Another actor moves into the director's chair when David Arquette directs his sister Patricia in an episode of "Medium" that focuses, appropriately enough, on her character's fractured relationship with her brother.

Two of the original "Charlie's Angels" are gracing the small screen tonight. Kate Jackson, the only Angel Emmy nomm'd, guests on "Criminal Minds" as the mother of series star Paget Brewster. Always the 'smart' one,

Jackson plays an ambassador in need of the team's help to save a kidnapped politician. After appearing on last year's Emmys with Jackson and Farrah Fawcett in a tribute to show creator Aaron Spelling, Jaclyn Smith caught the eye of the producers of a new reality show, "Shear Genius," and begins hosting this haircutting competition tonight on Bravo.

Finally, over on "Lost," Elizabeth Mitchell is spotlighted in tonight's episode, "One of Us," that begins with Jack's rocky return to camp and ends with yet another twist. However, the biggest mystery facing this Emmy-winning show in the second half of its third season may be what happened to the 6 million fans who dropped off the Nielsen map when the show returned in February after a three-month hiatus.

Thursday
With both "Ugly Betty" and "Grey's Anatomy" running clip shows tonight, it is a good chance to check out NBC's lineup of comedies, which win rave reviews if not the ratings race.

Leigh Allyn Baker, who guested periodically as the neurotic Ellen on "Will & Grace," is the subject of latest righting of a wrong on "My Name is Earl," while Emmy winner Rip Torn returns with a vengeance as Alec Baldwin's boss on "30 Rock."

Fans of Leland Orser have to decide between catching his guest shot on "Shark" as a would-be vigilante or his regular role on "ER," which returns after a seven-week break with the first of five new episodes. Annabella Sciorra, guest-starring as a photographer following the terminally ill, was Emmy nomm'd for guesting on "The Sopranos" back in 2001. She lost to Sally Field, who won raves then for her turn as Maura Tierney's bipolar mother on "ER." The two could be competing again this year as Field paid a one-off visit to the show back in October.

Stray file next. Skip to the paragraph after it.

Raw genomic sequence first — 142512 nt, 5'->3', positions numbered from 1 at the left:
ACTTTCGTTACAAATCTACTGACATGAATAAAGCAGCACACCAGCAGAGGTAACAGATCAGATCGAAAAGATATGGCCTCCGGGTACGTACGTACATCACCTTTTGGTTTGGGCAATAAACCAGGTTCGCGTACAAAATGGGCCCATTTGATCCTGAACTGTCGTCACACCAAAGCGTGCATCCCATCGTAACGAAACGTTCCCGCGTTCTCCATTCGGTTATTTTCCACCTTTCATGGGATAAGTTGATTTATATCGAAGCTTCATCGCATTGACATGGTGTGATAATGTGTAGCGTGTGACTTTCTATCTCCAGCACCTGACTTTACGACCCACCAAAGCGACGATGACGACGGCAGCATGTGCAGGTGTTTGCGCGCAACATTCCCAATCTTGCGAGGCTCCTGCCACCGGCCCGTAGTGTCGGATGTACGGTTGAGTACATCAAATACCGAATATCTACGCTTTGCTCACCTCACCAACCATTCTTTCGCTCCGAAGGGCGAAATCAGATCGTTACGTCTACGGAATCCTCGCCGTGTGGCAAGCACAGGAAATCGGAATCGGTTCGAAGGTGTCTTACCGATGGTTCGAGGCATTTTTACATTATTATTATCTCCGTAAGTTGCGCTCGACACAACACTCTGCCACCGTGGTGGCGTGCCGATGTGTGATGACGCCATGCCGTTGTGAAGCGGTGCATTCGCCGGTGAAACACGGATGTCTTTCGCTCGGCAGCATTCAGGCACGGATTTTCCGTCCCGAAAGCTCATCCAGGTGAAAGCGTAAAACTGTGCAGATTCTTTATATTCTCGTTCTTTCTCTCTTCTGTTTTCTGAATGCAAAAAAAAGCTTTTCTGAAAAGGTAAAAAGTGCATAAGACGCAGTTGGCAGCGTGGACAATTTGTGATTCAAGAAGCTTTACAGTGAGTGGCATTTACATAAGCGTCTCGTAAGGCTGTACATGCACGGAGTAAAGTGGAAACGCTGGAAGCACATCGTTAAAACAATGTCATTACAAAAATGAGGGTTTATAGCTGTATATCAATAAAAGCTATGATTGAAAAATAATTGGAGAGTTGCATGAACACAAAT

This medical drama, now in its 13th season, has an impressive track record for getting guest stars Emmy noms - 19 in all, with two wins, for Field and for Ray Liotta last year. An interesting side note on these categories: to be eligible for a guest star nod, you have to be billed as such. That explains why only well known actors make the cut; unknown actors do not have the clout to secure this credit.

Friday
On "Ghost Whisperer," David Paymer guests as a misplaced corpse who haunts his family. This Oscar-nominated actor is also turning to directing; he helmed last week's excellent episode of "Brothers & Sisters. " Ron Silver guests on the original "Law & Order" as a defense attorney, a part he played back in 1990 in the fourth-ever episode of this long-running, Emmy-winning procedural, which may be closing up shop this season.

Saturday
Tune in to The Brit Awards on BBC America for a fun night of music and merriment from Royal Albert Hall in London. Winners were announced in February, but this is one music awards show where it is all about the music. The lineup includes Amy Winehouse, Corrine Bailey Rae and The Scissor Sisters.

Sunday
The countdown to the series finale of "The Sopranos" continues as storylines are wrapped up. Tonight, Chris finally screens his film and Tony finds one character a lot too familiar for his liking. "Entourage" continues to be encouraging, especially with the addition of the dazzling Carla Gugino as a rival agent to Emmy-winner Jeremy Piven.

"Brothers & Sisters," which just gets better each week, has a nice inside TV joke tonight, pairing up Susan Sullivan and Jenna Elfman, formerly feuding in-laws on "Dharma & Greg," as a mother-daughter team battling the Walker clan on game night.

Copyright © 2014, Los Angeles Times